Cycling, or rather as the Victorians referred to it, bicycling, became a popular up and coming sport in the late Victorian era, and a few of the Weymouth residents were quick off the mark to take up this physical past time.
As usual, there were those who took it very seriously, they’d formed a Bicycle Club in the town, but as these new fangled machines were extremely expensive, only those with the necessary funds could indulge in this past time.
As my grandparents had owned and run a bicycle shop in St Thomas Street, the Darch Cycle Shop, and my Dad had been a keen sportsman and cyclist, I thought it very apt to write a little about the antics of the Weymouth Bicycle Club.
The club first operated during the 1880’s, the era of the birth of the bike as a means of transport.
These speed men of the Victorian era would often be found racing along the main fairway of the Seafront, a historic (albeit much shorter) version of the Tour de France. These cycling events were often linked to other Weymouth celebrations such as the arrival in town in the May of the Dorset Yeomanry, when the whole town would come alive with visitors and grand entertainments.
Those earlier bikes were the ubiquitous Penny farthings…as the ones in the picture above, with the daring riders posing besides their machines in front of the Kings Statue before some event.
Oh Boy…did you have to be daring to ride one of these, they were unstable, difficult to mount and dismount safely, even stay on during the ride…many a man (and woman) came a cropper!
In August of 1890, the Weymouth Bicycle Club were invited to join the Dorchester Rovers Bicycle Club in their grand illuminated procession. Taking it all in good spirits, the riders were kitted out in fancy dress costumes and their bikes adorned with Chinese lanterns, the whole procession through the streets of Dorchester drew large crowds to admire these men of the wheel.
At the cyclists annual general meeting of 1891 held at the Guildhall under the leadership of town Mayor, the Honourable Secretary of the club, who at the time was Mr E Y Wood, a report given at that meeting proudly announced that their membership had increased 100% that year.
In 1890 they had a total of 35 members. By October 1891 that had increased to a whopping 73.
During the season they had completed a total of 19 runs, 25 had originally been planned for, but bad weather had prevented some from taking place. The average distance of each run had been 16.2 miles, the total distance covered over the 19 runs was 308 miles.
A careful log was kept of those who had attended each meet, the number of meets each man had attended, the distance in miles that they had covered over the years membership.
Leading the proverbial pack was Mr William Burcham Custance who had made himself top dog by attending every single one of the runs and completed all 308 miles. William also earned himself the much coveted Attendance Medal. The Custance dynasty were owners of a large grocery store in St Thomas Street.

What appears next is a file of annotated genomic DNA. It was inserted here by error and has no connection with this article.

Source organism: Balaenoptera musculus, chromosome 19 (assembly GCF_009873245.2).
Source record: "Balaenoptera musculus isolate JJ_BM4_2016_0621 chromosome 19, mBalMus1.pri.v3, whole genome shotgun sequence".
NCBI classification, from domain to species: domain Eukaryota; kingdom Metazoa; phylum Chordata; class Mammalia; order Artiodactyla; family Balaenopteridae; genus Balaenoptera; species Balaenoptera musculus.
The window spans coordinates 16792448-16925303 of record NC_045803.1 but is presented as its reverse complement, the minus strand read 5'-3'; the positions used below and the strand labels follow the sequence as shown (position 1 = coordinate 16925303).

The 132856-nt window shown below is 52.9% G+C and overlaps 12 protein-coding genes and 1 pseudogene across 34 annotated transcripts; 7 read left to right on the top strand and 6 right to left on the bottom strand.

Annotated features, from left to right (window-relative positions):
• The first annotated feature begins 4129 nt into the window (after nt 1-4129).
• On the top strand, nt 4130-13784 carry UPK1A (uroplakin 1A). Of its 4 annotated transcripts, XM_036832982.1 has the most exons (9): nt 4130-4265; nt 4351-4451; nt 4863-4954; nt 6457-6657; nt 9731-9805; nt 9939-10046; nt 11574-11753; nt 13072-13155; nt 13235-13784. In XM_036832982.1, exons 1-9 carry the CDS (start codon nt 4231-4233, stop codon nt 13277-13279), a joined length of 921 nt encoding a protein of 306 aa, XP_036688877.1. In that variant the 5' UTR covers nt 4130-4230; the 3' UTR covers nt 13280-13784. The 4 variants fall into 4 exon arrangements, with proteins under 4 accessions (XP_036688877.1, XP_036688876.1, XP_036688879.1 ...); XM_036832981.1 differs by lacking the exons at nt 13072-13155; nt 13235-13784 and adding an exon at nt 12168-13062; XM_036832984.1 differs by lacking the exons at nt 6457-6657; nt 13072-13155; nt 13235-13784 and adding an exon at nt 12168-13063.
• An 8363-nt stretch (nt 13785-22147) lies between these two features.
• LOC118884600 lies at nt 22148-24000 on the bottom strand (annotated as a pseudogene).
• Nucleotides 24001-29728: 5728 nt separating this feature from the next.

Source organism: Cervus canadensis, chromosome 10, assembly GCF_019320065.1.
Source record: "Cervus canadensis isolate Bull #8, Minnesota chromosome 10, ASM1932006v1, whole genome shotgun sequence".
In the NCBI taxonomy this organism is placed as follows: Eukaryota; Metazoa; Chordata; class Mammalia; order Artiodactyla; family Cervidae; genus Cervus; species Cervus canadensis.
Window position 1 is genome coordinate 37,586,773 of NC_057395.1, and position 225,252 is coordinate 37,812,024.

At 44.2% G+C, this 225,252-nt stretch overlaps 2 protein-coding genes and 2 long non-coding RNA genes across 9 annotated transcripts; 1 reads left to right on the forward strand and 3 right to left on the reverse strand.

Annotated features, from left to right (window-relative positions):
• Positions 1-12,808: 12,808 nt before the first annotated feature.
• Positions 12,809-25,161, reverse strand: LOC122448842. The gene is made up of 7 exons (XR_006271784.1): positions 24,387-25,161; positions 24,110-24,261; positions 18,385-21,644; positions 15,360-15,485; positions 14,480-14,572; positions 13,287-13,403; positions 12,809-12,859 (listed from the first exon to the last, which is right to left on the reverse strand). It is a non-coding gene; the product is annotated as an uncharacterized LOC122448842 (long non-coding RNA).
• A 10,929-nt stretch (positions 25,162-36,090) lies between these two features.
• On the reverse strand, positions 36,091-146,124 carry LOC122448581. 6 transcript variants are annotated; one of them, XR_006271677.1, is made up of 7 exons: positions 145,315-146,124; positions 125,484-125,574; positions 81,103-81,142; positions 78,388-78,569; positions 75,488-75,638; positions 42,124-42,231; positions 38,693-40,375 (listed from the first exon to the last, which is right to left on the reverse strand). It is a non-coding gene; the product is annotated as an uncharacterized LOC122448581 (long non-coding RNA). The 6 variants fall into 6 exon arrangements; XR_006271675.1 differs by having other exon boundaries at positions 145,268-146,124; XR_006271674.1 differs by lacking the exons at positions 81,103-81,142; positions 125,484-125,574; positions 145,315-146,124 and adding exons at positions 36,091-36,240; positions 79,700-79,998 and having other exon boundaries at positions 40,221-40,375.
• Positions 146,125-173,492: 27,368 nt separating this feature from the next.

So it went on down through the list in the order of total mileage that each man had ridden.
Mr Ernest Yates Wood, son of a local business man, David Woods, a tailor. Ernest was 29, single, living at home with his widowed father, and working as a clerk to the local Gas Company.
Mr Samuel Board, aged 43 and a builder by trade with his own business, who lived in Ellendale House in Ranelagh Road.
Master Alfred George Board aged 16, Samuels son, and apprentice in the family firm. Alfred was awarded the bronze medal for his punctuality and frequent attendances at the meets.
Mr William Bowles Barrett was a local solicitor, and a wealthy man, who lived at no 2, Belfield Terrace.
Mr Isaac John Brown,(another single man living at home with his parents) at their family business in St Thomas Street. Thirty one year old Issac was a jeweller and watch maker. Isaac also held the lofty position of captain of the Weymouth Bicycle team.
Mr Henry John Butcher,the 26-year-old unmarried son of Moses Butcher. The Butcher family owned and lived in St Thomas Street over their stationary and printing shop. Henry also held the responsible position of the honorary treasurer for the Bicycling club.
Mr Webb and Mr Churchil,
Mr Christopher Joseph Russell, an Irish born gentleman, (not exactly in the first flush of his youth,) and a Colonel in the Royal Engineers. He and his family lived in Teramina house which was near Argyle Terrace.
Mr George Apsey was a gunner with the Royal Artillery Volunteers that trained at the Nothe fort, he was listed as an army pensioner in the 1891 census. His home was also where Harper Hubbard lived, another member of the Bicycling Club, both men were single and in their late 20’s. (There seems to be a theme appearing here!)
Mr Harper Isaac Hubbard, a single lad (again!) a brewers clerk aged 30. he lived in lodgings with the widow Frances Apsey, and her son, George, his fellow rider.
Mr Robert Archibald G Reid, a New Zealander by birth, travelled into Weymouth town from Fordington in Dorchester, where his wealthy family lived. Robert was in his early 20’s and was employed as a bank clerk..
Mr Reginald Robert Case, a 27-year-old (yes you’ve guessed it) single man. He held a very responsible position of trust, Reginald resided at and was a clerk in charge at a bank at no 84/85 St Mary Street.
Mr Watkinson, Mr Drew, Mr F B Woollard, Mr Bartlett, Mr Kerridge, Mr S R Miller,